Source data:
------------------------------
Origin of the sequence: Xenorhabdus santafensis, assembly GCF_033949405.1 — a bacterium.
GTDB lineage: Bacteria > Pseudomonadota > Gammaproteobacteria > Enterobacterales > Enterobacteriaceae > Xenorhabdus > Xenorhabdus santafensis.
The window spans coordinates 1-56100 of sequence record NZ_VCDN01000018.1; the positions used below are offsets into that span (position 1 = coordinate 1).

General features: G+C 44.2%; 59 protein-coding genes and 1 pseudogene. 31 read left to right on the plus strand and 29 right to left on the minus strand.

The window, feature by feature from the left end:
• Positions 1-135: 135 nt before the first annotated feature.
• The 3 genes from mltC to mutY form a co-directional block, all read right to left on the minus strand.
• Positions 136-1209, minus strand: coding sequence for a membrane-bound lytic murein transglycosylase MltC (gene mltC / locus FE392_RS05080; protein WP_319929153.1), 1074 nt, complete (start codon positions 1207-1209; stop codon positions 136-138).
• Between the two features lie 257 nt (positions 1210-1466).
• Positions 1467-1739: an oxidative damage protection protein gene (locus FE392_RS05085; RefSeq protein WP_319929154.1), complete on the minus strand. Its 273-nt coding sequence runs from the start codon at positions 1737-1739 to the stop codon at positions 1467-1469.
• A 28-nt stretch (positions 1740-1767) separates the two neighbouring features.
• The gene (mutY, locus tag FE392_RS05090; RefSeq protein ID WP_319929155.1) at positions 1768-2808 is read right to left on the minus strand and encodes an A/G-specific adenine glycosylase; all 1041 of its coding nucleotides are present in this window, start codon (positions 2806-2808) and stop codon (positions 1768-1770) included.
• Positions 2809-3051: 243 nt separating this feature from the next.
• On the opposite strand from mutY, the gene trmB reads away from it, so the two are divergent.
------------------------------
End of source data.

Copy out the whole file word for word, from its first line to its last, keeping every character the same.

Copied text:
Origin of the sequence: Xenorhabdus santafensis, assembly GCF_033949405.1 — a bacterium.
GTDB lineage: Bacteria > Pseudomonadota > Gammaproteobacteria > Enterobacterales > Enterobacteriaceae > Xenorhabdus > Xenorhabdus santafensis.
The window spans coordinates 1-56100 of sequence record NZ_VCDN01000018.1; the positions used below are offsets into that span (position 1 = coordinate 1).

General features: G+C 44.2%; 59 protein-coding genes and 1 pseudogene. 31 read left to right on the plus strand and 29 right to left on the minus strand.

The window, feature by feature from the left end:
• Positions 1-135: 135 nt before the first annotated feature.
• The 3 genes from mltC to mutY form a co-directional block, all read right to left on the minus strand.
• Positions 136-1209, minus strand: coding sequence for a membrane-bound lytic murein transglycosylase MltC (gene mltC / locus FE392_RS05080; protein WP_319929153.1), 1074 nt, complete (start codon positions 1207-1209; stop codon positions 136-138).
• Between the two features lie 257 nt (positions 1210-1466).
• Positions 1467-1739: an oxidative damage protection protein gene (locus FE392_RS05085; RefSeq protein WP_319929154.1), complete on the minus strand. Its 273-nt coding sequence runs from the start codon at positions 1737-1739 to the stop codon at positions 1467-1469.
• A 28-nt stretch (positions 1740-1767) separates the two neighbouring features.
• The gene (mutY, locus tag FE392_RS05090; RefSeq protein ID WP_319929155.1) at positions 1768-2808 is read right to left on the minus strand and encodes an A/G-specific adenine glycosylase; all 1041 of its coding nucleotides are present in this window, start codon (positions 2806-2808) and stop codon (positions 1768-1770) included.
• Positions 2809-3051: 243 nt separating this feature from the next.
• On the opposite strand from mutY, the gene trmB reads away from it, so the two are divergent.